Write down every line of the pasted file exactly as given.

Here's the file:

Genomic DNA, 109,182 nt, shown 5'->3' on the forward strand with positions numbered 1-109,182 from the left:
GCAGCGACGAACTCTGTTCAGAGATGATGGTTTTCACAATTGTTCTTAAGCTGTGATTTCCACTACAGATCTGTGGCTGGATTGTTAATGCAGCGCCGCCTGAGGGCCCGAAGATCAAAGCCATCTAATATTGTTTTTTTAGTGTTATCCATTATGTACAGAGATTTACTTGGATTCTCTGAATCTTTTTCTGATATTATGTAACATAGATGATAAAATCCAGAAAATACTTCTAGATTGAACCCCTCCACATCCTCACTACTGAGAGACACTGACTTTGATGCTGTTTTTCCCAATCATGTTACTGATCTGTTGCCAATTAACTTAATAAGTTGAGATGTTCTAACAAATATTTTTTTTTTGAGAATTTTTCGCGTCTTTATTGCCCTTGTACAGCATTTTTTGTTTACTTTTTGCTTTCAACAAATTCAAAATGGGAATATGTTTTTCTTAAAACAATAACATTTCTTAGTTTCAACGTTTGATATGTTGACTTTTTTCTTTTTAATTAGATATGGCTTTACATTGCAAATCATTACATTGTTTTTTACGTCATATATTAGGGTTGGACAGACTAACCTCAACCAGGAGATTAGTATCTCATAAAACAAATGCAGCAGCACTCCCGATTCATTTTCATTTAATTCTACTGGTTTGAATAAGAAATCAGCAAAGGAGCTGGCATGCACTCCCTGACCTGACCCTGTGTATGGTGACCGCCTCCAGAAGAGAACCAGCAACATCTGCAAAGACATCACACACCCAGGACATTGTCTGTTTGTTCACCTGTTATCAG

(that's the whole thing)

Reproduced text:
Genomic DNA, 109,182 nt, shown 5'->3' on the forward strand with positions numbered 1-109,182 from the left:
GCAGCGACGAACTCTGTTCAGAGATGATGGTTTTCACAATTGTTCTTAAGCTGTGATTTCCACTACAGATCTGTGGCTGGATTGTTAATGCAGCGCCGCCTGAGGGCCCGAAGATCAAAGCCATCTAATATTGTTTTTTTAGTGTTATCCATTATGTACAGAGATTTACTTGGATTCTCTGAATCTTTTTCTGATATTATGTAACATAGATGATAAAATCCAGAAAATACTTCTAGATTGAACCCCTCCACATCCTCACTACTGAGAGACACTGACTTTGATGCTGTTTTTCCCAATCATGTTACTGATCTGTTGCCAATTAACTTAATAAGTTGAGATGTTCTAACAAATATTTTTTTTTTGAGAATTTTTCGCGTCTTTATTGCCCTTGTACAGCATTTTTTGTTTACTTTTTGCTTTCAACAAATTCAAAATGGGAATATGTTTTTCTTAAAACAATAACATTTCTTAGTTTCAACGTTTGATATGTTGACTTTTTTCTTTTTAATTAGATATGGCTTTACATTGCAAATCATTACATTGTTTTTTACGTCATATATTAGGGTTGGACAGACTAACCTCAACCAGGAGATTAGTATCTCATAAAACAAATGCAGCAGCACTCCCGATTCATTTTCATTTAATTCTACTGGTTTGAATAAGAAATCAGCAAAGGAGCTGGCATGCACTCCCTGACCTGACCCTGTGTATGGTGACCGCCTCCAGAAGAGAACCAGCAACATCTGCAAAGACATCACACACCCAGGACATTGTCTGTTTGTTCACCTGTTATCAG